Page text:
Dismissing the criticismsagainst him as an extreme orthodox, Ratzinger portrays himself as a safeguardian who did not intend to restore the progressive ideas of Second VaticanCouncil with the extreme traditional thoughts, but as the well-wisher whostrived to limit the aberrations of the conciliar proposals. His prefect shipis a way to recover the lost values.2.3Formation of the Theological Categories of Joseph RatzingerRatzinger seems to be linear narrator throughout hisintellectual outcomes.

For him, there is an uninterrupted historicalprogression of the salvific plan of God. This cannot be violated. There is noscope for any new theology or new categories of interpretation but the depositof faith and the categories to interpret it righty are given solely to theownership of the Church. Orthodoxy is the guardian of faith. The task of thetheologian is to help the believers to comprehend the already revealedmysteries of God. So, for Ratzinger, the membership of the Church is not humanventure.

One becomes the member of the Church not through sociologicaladherence, but through incorporation in the body of Christ through Baptism andEucharist.8The body of Christ, the newly instituted Israel, is an undisrupted progressionof the people of God of the Old Testament. Church is not only a sum total ofbelievers,9but it is the real body of Jesus. Only the Church goes beyond the impassiblefrontier of death. Stating that the Church is not ours but of Christ,Ratzinger tries to emphasizes the mono-nature of the interpretative categoriesof the deposit of faith. “Christianity is not from us. It is a revelation thatis to say a message which has been entrusted to us as a deposit and which we donot have the right to reconstruct according to our whims.

10It is noteworthy that Ratzinger places the human aspect of the Church in asecondary phase.11The changeable part of the Church is secondary to the unchangeable part of theChurch. So the changes must be in tune with the permanent, unchangeable,God-given deposit of faith. Then we cannot consider Church as a democraticinstitution in which the decisions of the majority will reign over. Church, inits base, is sacramental and hierarchical. Here the will of God reigns. Not themajority of votes but the authority of Christ is the norm of the Church. Humanthoughts and deeds help the Church to enact the will of God here in this earth.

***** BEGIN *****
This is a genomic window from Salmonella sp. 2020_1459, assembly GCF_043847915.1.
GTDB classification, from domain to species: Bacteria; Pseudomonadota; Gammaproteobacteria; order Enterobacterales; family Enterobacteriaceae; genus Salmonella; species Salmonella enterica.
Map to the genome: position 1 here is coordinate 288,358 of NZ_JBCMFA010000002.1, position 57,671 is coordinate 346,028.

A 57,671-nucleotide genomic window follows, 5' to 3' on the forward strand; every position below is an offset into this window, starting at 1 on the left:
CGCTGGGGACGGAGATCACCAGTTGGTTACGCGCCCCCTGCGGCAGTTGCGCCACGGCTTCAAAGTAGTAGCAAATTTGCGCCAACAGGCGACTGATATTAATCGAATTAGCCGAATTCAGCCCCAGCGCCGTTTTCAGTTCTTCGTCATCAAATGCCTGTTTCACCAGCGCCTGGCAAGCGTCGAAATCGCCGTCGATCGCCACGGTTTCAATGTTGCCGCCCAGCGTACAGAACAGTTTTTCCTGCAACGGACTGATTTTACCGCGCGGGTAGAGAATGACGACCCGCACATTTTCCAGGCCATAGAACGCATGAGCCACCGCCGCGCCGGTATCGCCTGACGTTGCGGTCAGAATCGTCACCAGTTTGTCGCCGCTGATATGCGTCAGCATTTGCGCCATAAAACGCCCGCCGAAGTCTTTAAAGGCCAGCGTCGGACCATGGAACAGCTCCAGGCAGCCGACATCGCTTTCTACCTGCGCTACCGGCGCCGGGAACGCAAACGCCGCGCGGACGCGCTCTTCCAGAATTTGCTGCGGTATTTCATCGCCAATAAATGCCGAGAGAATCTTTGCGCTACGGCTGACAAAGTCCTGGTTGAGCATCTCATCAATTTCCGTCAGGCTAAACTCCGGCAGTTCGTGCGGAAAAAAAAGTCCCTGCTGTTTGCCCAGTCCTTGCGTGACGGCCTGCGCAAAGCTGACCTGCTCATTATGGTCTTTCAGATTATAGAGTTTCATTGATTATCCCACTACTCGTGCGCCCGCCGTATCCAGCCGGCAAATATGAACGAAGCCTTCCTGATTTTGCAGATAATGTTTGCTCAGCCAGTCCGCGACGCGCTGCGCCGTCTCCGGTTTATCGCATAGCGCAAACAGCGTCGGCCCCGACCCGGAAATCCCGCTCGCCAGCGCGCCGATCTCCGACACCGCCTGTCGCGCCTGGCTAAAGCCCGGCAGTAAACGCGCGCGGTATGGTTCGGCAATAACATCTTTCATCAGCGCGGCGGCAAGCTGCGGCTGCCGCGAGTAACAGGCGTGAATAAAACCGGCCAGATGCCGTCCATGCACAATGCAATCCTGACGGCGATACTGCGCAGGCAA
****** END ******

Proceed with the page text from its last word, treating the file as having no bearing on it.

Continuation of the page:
In this background, Ratzinger explains how to changethe human parts of the Church. He accepts the dictum Ecclesia Semper Reformata, which means the Church is to be reformedaccording to the signs of the time. Gaudiumet Spes makes this idea clear, stating that the fidelity of the bride,Church, to the bridegroom, Christ, does not imply the infidelity to her children.12Church is obliged to change her externality to help her children to find outher bridegroom through the changing means of the time. Quoting the RomanLiturgical formula of Peace (Lord Jesus Christ, look not upon my sins,but upon the faith of your Church) he teaches us how to make changes in thetraditional formulas of the Church. Some theologians argue that the personalpronoun ‘my’ should be replaced with ‘our’, the collective pronoun. But beforearguing for the change the theologians must try to understand what theimportance of the term ‘my’ is here in this formula. Here, ‘my’ stands for thepersonal conviction of one’s sinfulness.

It should not be just converted to’our’; because there is no other place in the liturgy where the same nuance isused. Can we change ‘my’ to ‘our’? Yes. But what is important is that in thenew emphasis of ‘we’ the personal conviction of sin should not be disappeared. So, before changing or integrating the faith, atheologian must consider the intention of the Church.13 Faithis not individual, but we believe together.